Late last week, the Department of Justice (DOJ) concluded its investigation into the United-Continental merger and cleared the deal of anti-trust issues. A September 17 shareholder vote remains the only major hurdle left for the $3 billion merger.
The DOJ concluded its investigation in record time, only requiring Continental to lease 18 pairs of takeoff and landing slots at Newark Airport to Southwest Airlines, as a condition for approving the merger.
The government’s approval of the merger brought a swift response from House Transportation Committee chairman James Oberstar (D-MN). A vocal critic of airline consolidation, Oberstar indicated he planned to follow through on his pledge to introduce legislation to re-regulate the industry if the United-Continental merger was approved.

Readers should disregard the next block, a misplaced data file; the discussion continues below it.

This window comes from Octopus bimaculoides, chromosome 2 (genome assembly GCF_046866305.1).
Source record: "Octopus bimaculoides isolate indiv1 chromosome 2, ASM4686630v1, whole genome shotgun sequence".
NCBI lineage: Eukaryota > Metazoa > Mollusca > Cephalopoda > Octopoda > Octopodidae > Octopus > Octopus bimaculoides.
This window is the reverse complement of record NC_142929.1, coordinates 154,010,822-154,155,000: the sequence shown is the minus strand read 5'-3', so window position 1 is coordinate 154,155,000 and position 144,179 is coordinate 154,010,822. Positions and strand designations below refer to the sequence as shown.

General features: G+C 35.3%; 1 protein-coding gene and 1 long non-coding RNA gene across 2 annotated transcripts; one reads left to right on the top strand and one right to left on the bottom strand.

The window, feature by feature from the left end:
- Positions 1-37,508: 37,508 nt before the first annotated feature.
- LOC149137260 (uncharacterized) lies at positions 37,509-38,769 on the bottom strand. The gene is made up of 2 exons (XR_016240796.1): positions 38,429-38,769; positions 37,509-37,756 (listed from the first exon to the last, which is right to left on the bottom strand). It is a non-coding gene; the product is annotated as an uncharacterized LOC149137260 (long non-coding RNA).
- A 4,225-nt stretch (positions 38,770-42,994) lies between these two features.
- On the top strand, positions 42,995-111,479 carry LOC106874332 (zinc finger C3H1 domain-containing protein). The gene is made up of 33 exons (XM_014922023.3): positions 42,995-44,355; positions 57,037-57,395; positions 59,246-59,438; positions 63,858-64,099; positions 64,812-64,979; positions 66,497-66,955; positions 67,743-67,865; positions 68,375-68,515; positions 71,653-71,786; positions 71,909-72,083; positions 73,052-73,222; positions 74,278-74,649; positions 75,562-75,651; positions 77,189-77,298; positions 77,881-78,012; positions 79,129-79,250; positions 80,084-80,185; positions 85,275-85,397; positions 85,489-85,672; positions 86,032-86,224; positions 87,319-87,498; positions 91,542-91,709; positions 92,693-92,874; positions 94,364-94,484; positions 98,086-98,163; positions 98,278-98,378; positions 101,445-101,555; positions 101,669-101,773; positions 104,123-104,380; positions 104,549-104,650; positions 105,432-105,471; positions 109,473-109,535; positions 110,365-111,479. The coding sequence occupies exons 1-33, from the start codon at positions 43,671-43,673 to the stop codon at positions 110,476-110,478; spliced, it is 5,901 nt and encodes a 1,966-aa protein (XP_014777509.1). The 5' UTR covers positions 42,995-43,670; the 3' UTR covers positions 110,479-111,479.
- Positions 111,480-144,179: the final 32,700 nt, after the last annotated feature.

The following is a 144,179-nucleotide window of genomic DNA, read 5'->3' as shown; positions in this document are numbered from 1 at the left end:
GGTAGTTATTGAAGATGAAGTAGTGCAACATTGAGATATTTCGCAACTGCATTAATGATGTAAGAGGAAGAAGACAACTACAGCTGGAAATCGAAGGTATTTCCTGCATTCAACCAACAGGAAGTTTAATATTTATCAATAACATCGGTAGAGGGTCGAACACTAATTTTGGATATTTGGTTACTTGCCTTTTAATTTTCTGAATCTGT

“When Congress deregulated the airlines in 1978, we were promised better service, added competition, and more choices for consumers,” said Oberstar. “With the United-Continental merger, our domestic carrier fleet will have shrunk to four network carriers. Can a US Airways-American Airlines merger be far behind?”
Oberstar echoed concerns raised by the IAM, saying airline consolidation has led to fewer choices, reduced levels of service and increased prices.
“The IAM has raised our concerns before Congress, various government agencies and at the bargaining table,” said Transportation GVP Robert Roach, Jr. “We will continue meeting with Congress, Governors, State Legislators and any other party to protect the interests of all the employees that could be affected by this transaction.”
The airlines expect the transaction to close by October 1, 2010.